“We don’t have walk-in freezers. We prep every day, we make our own sauces, we have local craft sodas, local draft beer,” Blankenship says. “I think that’s what separates us. We’re more local and in tune. We want to be the neighborhood go-to restaurant.”

“Eighty to 85 percent of the menu we get is from Michigan or the Midwest. We want to support the community by not only buying the products in the area but being one of those places that people want to go to get something fresh,” Van Kuren adds.

Bagger Dave’s has grown to include eight restaurants across the Midwest with five locations in Michigan, two in Ohio and one in Indiana. Although they’ve grown, they haven’t forgotten where they came from and appreciate the Berkley community, even offering discounts to local businesses.

“It’s a very tight-knit community. We’re just a small piece of the pie here and we enjoy taking part in it,” Van Kuren says. “It’s a very diverse area. We love each and every person that comes in.”

(248) 543-3283 | 2972 Coolidge Hwy, Berkley Sun-Tues 11a-10p | Wed-Thu 11a-11p | Fri-Sat 11a-12p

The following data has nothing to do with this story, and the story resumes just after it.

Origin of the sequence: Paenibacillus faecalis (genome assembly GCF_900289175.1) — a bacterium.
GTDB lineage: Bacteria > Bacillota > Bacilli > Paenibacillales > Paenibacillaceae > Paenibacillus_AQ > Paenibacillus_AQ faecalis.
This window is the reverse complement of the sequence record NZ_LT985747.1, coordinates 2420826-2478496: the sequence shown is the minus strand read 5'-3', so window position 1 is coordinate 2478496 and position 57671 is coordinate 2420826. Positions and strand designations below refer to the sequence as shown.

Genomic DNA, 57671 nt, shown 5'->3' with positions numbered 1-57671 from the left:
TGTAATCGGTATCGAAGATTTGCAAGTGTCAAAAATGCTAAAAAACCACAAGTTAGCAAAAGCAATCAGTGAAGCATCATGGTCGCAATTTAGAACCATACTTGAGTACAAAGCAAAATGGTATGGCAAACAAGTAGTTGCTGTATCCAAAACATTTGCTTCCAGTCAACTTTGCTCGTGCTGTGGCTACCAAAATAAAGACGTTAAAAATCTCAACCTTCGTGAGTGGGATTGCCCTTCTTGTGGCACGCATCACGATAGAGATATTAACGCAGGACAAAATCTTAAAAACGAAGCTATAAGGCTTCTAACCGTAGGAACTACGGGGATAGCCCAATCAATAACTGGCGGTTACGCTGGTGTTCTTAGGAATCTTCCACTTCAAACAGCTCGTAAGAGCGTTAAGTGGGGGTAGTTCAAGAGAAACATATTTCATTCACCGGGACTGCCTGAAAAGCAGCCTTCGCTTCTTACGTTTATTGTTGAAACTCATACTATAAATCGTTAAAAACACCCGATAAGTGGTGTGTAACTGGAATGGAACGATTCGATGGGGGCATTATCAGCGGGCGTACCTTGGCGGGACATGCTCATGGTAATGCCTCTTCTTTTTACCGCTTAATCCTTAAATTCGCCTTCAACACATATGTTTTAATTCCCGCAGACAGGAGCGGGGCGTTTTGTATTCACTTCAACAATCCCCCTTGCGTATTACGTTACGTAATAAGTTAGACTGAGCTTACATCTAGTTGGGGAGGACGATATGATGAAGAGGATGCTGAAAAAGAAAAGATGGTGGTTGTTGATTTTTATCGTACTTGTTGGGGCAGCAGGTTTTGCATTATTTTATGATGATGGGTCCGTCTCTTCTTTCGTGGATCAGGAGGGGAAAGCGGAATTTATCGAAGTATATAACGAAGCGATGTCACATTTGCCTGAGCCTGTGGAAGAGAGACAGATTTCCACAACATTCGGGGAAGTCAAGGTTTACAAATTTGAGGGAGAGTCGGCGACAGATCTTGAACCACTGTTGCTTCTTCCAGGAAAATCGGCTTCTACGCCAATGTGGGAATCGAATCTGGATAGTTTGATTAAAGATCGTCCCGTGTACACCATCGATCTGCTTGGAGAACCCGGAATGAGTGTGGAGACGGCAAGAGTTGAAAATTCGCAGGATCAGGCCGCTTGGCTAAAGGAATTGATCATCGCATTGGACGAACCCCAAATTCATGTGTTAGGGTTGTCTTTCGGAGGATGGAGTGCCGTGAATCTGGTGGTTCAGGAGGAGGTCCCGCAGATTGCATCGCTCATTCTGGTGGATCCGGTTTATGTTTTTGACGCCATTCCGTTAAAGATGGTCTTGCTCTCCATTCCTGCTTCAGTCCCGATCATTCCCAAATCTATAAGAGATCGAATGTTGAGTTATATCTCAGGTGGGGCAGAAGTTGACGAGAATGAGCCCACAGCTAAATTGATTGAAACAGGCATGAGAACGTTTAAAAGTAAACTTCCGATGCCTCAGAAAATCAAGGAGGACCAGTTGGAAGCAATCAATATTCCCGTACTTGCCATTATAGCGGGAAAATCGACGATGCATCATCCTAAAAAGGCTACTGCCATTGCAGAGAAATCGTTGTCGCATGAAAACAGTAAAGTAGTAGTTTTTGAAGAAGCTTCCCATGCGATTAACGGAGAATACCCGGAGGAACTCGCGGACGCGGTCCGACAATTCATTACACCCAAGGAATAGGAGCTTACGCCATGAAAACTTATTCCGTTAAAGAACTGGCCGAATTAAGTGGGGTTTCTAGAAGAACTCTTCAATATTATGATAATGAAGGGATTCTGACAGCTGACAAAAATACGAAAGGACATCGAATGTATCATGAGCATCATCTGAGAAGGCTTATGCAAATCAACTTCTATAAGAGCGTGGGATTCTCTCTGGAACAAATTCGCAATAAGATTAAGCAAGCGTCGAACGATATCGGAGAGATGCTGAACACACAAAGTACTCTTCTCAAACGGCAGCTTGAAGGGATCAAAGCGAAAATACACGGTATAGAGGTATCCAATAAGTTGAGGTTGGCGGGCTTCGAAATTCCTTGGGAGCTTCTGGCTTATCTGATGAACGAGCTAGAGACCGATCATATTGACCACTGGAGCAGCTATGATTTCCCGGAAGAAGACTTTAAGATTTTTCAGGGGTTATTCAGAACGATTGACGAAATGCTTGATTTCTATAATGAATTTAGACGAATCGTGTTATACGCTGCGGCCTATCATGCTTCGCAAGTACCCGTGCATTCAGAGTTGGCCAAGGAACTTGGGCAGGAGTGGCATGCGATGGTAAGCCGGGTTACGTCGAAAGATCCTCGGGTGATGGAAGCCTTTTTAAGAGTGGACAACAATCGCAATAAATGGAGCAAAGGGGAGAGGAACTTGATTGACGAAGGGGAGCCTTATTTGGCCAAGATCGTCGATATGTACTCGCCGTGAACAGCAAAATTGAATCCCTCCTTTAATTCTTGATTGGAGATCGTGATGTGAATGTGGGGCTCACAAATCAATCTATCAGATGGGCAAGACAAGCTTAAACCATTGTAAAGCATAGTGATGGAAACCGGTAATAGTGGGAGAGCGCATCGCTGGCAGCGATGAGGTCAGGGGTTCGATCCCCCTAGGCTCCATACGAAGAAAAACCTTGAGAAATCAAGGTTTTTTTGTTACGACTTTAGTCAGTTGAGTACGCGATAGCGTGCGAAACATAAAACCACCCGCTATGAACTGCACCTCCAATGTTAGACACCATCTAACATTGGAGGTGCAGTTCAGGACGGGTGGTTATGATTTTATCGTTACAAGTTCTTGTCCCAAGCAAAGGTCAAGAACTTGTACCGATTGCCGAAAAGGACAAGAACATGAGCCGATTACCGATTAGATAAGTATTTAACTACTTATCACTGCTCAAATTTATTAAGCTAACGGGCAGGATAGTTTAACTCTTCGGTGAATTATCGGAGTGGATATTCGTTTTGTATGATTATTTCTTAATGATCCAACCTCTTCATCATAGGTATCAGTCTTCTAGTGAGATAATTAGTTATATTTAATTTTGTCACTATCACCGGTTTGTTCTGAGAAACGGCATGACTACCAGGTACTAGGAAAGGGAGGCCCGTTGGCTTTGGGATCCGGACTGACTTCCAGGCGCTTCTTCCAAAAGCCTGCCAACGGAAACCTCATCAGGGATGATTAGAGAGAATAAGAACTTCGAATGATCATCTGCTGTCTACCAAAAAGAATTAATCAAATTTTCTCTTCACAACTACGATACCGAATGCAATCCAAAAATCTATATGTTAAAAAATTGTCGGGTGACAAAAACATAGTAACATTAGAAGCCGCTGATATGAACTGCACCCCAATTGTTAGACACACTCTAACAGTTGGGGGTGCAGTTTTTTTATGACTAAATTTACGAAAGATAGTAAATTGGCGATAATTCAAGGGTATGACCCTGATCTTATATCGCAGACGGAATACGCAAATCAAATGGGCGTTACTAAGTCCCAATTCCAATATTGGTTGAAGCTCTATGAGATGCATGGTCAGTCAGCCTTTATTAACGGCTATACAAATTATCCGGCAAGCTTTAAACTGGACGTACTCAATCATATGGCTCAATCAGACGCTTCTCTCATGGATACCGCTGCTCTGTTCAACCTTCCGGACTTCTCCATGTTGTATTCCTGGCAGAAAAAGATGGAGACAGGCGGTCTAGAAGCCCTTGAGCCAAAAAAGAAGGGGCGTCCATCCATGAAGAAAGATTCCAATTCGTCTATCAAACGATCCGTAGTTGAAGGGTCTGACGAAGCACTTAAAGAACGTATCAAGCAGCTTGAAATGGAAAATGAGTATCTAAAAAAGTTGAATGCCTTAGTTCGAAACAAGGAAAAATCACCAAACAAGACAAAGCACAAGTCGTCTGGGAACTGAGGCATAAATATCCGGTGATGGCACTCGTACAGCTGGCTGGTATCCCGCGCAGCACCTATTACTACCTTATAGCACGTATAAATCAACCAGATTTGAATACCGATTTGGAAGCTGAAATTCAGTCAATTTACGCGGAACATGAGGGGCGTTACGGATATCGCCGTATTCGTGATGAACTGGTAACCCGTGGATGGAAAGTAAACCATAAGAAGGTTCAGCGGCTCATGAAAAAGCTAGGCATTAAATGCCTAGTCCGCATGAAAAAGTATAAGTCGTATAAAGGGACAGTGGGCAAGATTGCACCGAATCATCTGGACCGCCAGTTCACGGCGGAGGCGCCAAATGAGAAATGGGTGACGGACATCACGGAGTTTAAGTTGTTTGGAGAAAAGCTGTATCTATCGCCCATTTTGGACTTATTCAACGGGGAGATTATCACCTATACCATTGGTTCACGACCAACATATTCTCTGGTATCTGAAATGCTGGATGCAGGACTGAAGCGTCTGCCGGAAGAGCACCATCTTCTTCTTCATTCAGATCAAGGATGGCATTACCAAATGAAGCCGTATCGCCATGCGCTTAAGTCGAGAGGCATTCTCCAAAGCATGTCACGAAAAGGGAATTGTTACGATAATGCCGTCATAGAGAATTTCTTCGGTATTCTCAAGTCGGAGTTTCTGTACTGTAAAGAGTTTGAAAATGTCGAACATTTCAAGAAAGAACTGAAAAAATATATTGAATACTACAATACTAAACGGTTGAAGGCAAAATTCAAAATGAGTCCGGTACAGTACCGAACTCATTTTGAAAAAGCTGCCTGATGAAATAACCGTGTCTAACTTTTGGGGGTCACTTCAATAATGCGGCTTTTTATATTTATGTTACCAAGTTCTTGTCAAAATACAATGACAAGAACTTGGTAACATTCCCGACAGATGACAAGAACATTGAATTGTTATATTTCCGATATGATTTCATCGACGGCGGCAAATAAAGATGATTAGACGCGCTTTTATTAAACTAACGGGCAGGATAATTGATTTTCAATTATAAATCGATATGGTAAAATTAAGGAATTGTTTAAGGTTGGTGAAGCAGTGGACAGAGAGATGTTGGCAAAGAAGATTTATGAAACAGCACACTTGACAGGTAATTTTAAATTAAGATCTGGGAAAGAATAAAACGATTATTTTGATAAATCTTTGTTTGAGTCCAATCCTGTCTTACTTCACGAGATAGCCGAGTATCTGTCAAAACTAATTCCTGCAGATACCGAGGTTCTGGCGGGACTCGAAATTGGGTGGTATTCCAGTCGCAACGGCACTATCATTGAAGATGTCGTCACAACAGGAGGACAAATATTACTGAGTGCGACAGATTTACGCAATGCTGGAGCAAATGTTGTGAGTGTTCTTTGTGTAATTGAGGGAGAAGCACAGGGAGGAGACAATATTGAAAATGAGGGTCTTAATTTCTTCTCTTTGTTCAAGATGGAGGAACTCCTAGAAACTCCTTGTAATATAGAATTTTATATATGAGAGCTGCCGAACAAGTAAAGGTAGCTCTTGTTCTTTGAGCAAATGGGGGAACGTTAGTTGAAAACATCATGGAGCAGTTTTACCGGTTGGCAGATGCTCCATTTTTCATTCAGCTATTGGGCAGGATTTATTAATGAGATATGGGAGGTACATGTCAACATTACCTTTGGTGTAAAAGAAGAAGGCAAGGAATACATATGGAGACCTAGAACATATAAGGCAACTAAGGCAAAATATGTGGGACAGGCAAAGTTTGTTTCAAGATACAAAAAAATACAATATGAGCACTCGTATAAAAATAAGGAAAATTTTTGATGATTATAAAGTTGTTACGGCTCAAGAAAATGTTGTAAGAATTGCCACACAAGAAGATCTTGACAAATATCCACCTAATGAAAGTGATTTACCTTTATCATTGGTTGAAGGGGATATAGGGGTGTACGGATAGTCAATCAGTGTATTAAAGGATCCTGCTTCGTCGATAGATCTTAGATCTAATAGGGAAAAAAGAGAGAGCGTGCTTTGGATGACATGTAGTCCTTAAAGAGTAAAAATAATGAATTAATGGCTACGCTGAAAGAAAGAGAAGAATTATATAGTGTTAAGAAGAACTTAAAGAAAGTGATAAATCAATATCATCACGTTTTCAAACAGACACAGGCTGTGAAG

By Lisa Howard

WHEN SISTERS KATIE KUTSCHER AND CHRISTINE GROSS OPENED BERKLEY COMMON in 2017, one of the things they wanted to do was to create a common space for the community.

As Katie points out, “It’s part of our name.” They wanted a place where people could bring their kids and families, a place with healthy bar food options that women and men would enjoy equally.

Their combined efforts resulted in a community-minded restaurant that serves American food with a global twist. (They offer plenty of vegan and gluten-free dishes, too.) Case in point: Their most popular item is the Korean Cauliflower Wings with house-made kimchi and BBQ sauce. “We really focus on fresh ingredients and a scratch kitchen,” says Katie. “We have zero food storage space, so the ingredients arrive every day.”

Christine adds that the same holds true for their cocktails – they’re created with ingredients like hand- made bitters and freshly-pressed ginger. And, just like the food menu, the cocktail menu is rotated seasonally, with new menus in fall and spring. Along with cocktails, Berkley Common also has 22 beers on tap (all from Michigan!) and includes two nitro taps in the mix.